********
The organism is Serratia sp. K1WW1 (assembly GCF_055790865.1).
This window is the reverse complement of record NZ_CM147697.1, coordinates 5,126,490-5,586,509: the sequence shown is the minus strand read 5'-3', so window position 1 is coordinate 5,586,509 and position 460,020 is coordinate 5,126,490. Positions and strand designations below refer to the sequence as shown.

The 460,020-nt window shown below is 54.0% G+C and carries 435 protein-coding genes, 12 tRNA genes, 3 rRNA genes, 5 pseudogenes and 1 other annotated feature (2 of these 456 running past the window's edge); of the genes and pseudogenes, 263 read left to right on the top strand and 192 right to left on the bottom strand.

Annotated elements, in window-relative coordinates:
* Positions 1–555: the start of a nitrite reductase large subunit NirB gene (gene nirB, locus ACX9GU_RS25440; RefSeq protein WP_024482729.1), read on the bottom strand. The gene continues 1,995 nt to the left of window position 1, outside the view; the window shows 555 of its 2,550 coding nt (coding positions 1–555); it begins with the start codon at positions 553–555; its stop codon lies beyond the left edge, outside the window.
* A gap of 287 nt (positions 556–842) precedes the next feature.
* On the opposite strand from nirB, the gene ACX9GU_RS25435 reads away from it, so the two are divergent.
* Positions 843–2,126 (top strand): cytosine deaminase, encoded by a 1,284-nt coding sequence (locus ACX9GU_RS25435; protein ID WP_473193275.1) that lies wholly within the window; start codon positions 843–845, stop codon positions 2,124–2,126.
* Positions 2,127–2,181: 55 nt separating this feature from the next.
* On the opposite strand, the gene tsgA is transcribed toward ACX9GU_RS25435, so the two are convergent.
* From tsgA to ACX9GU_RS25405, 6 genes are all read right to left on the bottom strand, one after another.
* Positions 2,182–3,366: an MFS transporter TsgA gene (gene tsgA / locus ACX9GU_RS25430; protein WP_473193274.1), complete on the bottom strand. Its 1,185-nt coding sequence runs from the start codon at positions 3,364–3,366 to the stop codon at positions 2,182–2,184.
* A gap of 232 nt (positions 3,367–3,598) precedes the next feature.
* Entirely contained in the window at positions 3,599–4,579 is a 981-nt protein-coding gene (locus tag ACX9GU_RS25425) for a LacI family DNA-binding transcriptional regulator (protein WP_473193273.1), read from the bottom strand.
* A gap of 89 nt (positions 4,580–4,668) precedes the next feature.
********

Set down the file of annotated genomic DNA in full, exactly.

The organism is Serratia sp. K1WW1 (assembly GCF_055790865.1).
This window is the reverse complement of record NZ_CM147697.1, coordinates 5,126,490-5,586,509: the sequence shown is the minus strand read 5'-3', so window position 1 is coordinate 5,586,509 and position 460,020 is coordinate 5,126,490. Positions and strand designations below refer to the sequence as shown.

The 460,020-nt window shown below is 54.0% G+C and carries 435 protein-coding genes, 12 tRNA genes, 3 rRNA genes, 5 pseudogenes and 1 other annotated feature (2 of these 456 running past the window's edge); of the genes and pseudogenes, 263 read left to right on the top strand and 192 right to left on the bottom strand.

Annotated elements, in window-relative coordinates:
* Positions 1–555: the start of a nitrite reductase large subunit NirB gene (gene nirB, locus ACX9GU_RS25440; RefSeq protein WP_024482729.1), read on the bottom strand. The gene continues 1,995 nt to the left of window position 1, outside the view; the window shows 555 of its 2,550 coding nt (coding positions 1–555); it begins with the start codon at positions 553–555; its stop codon lies beyond the left edge, outside the window.
* A gap of 287 nt (positions 556–842) precedes the next feature.
* On the opposite strand from nirB, the gene ACX9GU_RS25435 reads away from it, so the two are divergent.
* Positions 843–2,126 (top strand): cytosine deaminase, encoded by a 1,284-nt coding sequence (locus ACX9GU_RS25435; protein ID WP_473193275.1) that lies wholly within the window; start codon positions 843–845, stop codon positions 2,124–2,126.
* Positions 2,127–2,181: 55 nt separating this feature from the next.
* On the opposite strand, the gene tsgA is transcribed toward ACX9GU_RS25435, so the two are convergent.
* From tsgA to ACX9GU_RS25405, 6 genes are all read right to left on the bottom strand, one after another.
* Positions 2,182–3,366: an MFS transporter TsgA gene (gene tsgA / locus ACX9GU_RS25430; protein WP_473193274.1), complete on the bottom strand. Its 1,185-nt coding sequence runs from the start codon at positions 3,364–3,366 to the stop codon at positions 2,182–2,184.
* A gap of 232 nt (positions 3,367–3,598) precedes the next feature.
* Entirely contained in the window at positions 3,599–4,579 is a 981-nt protein-coding gene (locus tag ACX9GU_RS25425) for a LacI family DNA-binding transcriptional regulator (protein WP_473193273.1), read from the bottom strand.
* A gap of 89 nt (positions 4,580–4,668) precedes the next feature.